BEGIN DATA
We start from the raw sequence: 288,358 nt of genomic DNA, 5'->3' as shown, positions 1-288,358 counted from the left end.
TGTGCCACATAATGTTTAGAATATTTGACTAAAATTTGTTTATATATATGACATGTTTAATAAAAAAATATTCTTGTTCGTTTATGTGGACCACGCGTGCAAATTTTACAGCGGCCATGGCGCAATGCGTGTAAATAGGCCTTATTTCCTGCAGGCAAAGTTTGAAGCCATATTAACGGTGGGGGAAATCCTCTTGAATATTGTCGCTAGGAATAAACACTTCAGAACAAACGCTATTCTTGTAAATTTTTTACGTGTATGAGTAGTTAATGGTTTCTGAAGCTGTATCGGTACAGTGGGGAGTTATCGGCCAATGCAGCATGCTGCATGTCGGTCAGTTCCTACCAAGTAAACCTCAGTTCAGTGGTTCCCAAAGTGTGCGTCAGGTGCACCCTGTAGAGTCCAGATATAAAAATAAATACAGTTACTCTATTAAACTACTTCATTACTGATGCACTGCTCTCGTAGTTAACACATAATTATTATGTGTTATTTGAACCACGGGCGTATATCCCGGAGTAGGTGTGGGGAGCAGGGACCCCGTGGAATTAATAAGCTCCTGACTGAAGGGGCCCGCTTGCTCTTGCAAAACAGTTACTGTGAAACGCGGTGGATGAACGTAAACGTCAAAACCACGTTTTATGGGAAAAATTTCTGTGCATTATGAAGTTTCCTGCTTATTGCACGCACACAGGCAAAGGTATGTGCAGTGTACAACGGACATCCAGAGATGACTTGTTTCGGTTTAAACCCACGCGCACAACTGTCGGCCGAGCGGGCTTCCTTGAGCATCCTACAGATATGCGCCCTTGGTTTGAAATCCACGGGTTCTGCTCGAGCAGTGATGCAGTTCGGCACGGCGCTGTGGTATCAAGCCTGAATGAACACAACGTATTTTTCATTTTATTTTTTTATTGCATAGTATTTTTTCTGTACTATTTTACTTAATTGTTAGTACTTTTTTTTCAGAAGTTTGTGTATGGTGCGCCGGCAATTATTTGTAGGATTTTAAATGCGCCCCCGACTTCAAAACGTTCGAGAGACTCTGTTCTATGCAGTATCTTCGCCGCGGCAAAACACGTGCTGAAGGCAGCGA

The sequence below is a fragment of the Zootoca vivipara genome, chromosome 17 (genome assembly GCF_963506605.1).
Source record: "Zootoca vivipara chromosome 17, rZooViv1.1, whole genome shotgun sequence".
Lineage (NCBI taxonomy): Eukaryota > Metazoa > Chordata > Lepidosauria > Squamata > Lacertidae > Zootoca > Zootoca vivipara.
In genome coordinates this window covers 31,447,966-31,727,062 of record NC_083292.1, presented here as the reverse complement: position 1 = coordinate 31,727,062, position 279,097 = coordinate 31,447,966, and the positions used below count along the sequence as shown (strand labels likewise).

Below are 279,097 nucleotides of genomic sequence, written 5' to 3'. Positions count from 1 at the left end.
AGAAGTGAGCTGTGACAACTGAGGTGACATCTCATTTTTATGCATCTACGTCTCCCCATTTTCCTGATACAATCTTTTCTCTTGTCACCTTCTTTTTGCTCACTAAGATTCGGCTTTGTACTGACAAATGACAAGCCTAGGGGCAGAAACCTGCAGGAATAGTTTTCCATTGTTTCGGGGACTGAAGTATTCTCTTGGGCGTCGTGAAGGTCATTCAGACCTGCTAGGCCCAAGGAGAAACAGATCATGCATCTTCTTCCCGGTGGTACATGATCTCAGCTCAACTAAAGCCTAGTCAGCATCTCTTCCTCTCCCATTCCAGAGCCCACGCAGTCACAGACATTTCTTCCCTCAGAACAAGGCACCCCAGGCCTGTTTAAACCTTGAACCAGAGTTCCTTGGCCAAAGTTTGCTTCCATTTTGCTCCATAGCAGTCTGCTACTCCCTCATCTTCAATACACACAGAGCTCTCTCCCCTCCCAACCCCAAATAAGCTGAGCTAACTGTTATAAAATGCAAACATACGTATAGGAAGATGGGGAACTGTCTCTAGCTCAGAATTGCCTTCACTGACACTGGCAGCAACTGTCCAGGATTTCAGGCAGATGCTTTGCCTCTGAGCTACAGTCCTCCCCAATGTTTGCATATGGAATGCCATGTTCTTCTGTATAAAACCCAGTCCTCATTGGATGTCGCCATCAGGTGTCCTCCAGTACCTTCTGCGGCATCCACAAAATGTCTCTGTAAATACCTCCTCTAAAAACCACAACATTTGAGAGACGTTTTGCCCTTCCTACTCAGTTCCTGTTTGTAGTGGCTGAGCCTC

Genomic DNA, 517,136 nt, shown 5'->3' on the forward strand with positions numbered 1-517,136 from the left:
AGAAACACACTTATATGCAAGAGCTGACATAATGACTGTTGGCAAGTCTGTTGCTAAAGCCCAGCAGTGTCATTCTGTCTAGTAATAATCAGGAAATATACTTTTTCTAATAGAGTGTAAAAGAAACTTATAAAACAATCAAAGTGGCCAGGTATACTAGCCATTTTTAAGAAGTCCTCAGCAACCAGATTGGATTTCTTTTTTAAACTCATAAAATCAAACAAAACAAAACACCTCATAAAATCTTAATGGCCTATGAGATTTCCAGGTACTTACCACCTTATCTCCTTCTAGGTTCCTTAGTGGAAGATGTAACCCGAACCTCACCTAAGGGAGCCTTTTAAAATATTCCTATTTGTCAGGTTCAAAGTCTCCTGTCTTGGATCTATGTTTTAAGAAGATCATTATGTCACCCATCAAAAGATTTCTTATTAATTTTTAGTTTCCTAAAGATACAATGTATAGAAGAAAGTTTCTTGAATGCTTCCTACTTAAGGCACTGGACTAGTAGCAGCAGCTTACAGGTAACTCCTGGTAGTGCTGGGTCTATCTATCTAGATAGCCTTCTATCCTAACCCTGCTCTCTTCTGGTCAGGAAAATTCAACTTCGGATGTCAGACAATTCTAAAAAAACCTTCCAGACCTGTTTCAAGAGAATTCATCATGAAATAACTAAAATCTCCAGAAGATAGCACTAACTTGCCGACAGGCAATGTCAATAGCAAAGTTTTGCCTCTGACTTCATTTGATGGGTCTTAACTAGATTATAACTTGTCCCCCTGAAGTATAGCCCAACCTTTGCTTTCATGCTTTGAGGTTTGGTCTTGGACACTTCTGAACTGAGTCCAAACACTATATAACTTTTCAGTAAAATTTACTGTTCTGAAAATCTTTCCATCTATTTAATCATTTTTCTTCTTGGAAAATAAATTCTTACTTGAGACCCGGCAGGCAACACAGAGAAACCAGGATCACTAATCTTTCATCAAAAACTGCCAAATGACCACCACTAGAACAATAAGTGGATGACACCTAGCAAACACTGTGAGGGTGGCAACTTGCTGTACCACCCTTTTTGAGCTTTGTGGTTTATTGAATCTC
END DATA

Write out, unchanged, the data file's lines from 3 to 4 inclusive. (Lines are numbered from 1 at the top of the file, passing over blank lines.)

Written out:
The sequence below is a fragment of the Zootoca vivipara genome, chromosome 17 (genome assembly GCF_963506605.1).
Source record: "Zootoca vivipara chromosome 17, rZooViv1.1, whole genome shotgun sequence".